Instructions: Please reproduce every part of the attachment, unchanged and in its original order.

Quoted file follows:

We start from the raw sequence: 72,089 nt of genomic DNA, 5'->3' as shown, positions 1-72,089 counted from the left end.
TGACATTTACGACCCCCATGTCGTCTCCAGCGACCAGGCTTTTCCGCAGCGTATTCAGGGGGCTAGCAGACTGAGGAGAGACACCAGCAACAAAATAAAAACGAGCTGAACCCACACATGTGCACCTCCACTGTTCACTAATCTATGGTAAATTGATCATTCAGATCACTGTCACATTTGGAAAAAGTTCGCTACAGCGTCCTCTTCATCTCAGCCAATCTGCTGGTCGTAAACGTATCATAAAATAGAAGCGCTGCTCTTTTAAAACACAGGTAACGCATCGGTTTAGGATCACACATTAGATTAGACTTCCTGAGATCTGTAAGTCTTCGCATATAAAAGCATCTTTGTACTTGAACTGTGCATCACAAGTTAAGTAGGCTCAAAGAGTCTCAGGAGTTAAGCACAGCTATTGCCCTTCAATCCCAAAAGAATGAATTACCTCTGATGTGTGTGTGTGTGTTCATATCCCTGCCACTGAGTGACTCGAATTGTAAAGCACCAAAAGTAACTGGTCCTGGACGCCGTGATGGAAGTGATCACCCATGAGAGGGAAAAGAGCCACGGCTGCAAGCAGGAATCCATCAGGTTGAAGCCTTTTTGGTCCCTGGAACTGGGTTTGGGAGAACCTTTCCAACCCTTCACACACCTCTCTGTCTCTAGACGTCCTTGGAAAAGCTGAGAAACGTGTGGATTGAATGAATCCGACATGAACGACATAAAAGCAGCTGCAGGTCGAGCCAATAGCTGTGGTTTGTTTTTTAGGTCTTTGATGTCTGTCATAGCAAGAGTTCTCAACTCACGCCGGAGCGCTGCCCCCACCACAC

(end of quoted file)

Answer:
We start from the raw sequence: 72,089 nt of genomic DNA, 5'->3' as shown, positions 1-72,089 counted from the left end.
TGACATTTACGACCCCCATGTCGTCTCCAGCGACCAGGCTTTTCCGCAGCGTATTCAGGGGGCTAGCAGACTGAGGAGAGACACCAGCAACAAAATAAAAACGAGCTGAACCCACACATGTGCACCTCCACTGTTCACTAATCTATGGTAAATTGATCATTCAGATCACTGTCACATTTGGAAAAAGTTCGCTACAGCGTCCTCTTCATCTCAGCCAATCTGCTGGTCGTAAACGTATCATAAAATAGAAGCGCTGCTCTTTTAAAACACAGGTAACGCATCGGTTTAGGATCACACATTAGATTAGACTTCCTGAGATCTGTAAGTCTTCGCATATAAAAGCATCTTTGTACTTGAACTGTGCATCACAAGTTAAGTAGGCTCAAAGAGTCTCAGGAGTTAAGCACAGCTATTGCCCTTCAATCCCAAAAGAATGAATTACCTCTGATGTGTGTGTGTGTGTTCATATCCCTGCCACTGAGTGACTCGAATTGTAAAGCACCAAAAGTAACTGGTCCTGGACGCCGTGATGGAAGTGATCACCCATGAGAGGGAAAAGAGCCACGGCTGCAAGCAGGAATCCATCAGGTTGAAGCCTTTTTGGTCCCTGGAACTGGGTTTGGGAGAACCTTTCCAACCCTTCACACACCTCTCTGTCTCTAGACGTCCTTGGAAAAGCTGAGAAACGTGTGGATTGAATGAATCCGACATGAACGACATAAAAGCAGCTGCAGGTCGAGCCAATAGCTGTGGTTTGTTTTTTAGGTCTTTGATGTCTGTCATAGCAAGAGTTCTCAACTCACGCCGGAGCGCTGCCCCCACCACAC